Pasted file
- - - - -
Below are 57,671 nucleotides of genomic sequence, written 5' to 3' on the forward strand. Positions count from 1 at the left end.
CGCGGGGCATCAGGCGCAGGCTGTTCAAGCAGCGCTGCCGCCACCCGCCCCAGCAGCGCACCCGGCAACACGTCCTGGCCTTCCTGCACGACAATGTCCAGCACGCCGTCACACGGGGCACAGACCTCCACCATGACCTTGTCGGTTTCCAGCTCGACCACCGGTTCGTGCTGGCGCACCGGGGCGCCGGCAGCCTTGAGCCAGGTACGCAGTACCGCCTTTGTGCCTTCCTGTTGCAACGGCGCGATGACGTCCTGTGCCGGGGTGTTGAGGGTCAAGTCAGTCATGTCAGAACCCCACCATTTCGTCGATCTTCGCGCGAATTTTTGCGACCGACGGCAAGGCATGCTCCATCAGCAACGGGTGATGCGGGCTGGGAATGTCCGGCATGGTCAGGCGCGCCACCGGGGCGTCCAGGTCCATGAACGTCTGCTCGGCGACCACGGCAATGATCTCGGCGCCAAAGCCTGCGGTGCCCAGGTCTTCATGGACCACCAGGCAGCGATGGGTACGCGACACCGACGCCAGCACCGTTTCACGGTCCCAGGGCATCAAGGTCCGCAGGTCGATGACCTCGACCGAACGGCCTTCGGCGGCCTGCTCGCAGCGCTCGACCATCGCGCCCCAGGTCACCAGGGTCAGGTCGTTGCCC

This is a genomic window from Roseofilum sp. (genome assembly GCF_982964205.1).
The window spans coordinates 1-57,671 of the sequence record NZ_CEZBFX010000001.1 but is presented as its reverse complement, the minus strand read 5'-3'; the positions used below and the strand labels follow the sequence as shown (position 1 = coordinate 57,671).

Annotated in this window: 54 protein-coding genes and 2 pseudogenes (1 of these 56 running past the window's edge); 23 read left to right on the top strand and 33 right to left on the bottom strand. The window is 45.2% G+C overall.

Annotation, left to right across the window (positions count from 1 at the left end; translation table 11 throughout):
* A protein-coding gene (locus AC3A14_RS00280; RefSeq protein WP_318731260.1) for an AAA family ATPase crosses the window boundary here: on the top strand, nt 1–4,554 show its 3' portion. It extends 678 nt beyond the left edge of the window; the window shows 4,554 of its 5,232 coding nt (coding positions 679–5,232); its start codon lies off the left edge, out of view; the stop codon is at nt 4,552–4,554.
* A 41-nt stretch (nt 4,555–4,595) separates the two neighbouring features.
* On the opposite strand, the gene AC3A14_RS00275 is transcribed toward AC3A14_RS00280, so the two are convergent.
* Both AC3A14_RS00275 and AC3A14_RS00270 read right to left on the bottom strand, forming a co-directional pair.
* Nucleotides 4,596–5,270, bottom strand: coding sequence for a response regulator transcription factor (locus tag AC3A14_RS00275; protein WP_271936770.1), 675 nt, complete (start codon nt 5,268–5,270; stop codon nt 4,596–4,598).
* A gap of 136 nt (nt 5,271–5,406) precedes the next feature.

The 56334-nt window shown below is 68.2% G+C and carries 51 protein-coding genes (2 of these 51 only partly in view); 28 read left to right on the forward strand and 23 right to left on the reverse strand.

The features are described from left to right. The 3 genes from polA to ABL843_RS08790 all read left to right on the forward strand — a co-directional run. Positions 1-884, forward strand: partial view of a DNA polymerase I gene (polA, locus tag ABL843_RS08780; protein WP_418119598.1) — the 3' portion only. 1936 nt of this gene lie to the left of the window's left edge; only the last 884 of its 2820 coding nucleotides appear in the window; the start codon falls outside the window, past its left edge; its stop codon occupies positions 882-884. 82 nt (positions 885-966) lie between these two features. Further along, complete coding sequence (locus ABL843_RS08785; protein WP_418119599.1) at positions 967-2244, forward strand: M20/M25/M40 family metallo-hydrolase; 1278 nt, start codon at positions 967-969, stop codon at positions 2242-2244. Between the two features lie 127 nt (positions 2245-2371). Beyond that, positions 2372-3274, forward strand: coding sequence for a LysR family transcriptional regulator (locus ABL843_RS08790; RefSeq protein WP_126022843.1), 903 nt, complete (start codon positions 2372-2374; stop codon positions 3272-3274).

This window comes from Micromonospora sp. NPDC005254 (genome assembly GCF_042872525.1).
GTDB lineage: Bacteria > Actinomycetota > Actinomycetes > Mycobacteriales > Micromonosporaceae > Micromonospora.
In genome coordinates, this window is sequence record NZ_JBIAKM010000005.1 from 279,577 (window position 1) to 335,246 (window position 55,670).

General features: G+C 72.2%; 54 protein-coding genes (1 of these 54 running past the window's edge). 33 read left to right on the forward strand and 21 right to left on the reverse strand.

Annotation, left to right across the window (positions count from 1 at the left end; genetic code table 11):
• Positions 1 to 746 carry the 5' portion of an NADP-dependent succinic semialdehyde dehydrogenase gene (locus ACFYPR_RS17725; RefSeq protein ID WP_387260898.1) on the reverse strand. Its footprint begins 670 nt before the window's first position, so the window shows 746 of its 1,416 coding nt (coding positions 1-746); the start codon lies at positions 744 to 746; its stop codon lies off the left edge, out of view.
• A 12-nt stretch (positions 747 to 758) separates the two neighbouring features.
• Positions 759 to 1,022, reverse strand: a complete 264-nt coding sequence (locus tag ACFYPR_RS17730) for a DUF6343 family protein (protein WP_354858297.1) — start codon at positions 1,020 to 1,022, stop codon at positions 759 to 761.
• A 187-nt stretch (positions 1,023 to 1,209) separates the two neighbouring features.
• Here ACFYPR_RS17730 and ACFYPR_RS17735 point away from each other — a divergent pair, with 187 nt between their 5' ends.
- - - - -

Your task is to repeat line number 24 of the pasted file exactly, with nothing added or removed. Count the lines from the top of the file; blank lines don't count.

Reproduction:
• Here ACFYPR_RS17730 and ACFYPR_RS17735 point away from each other — a divergent pair, with 187 nt between their 5' ends.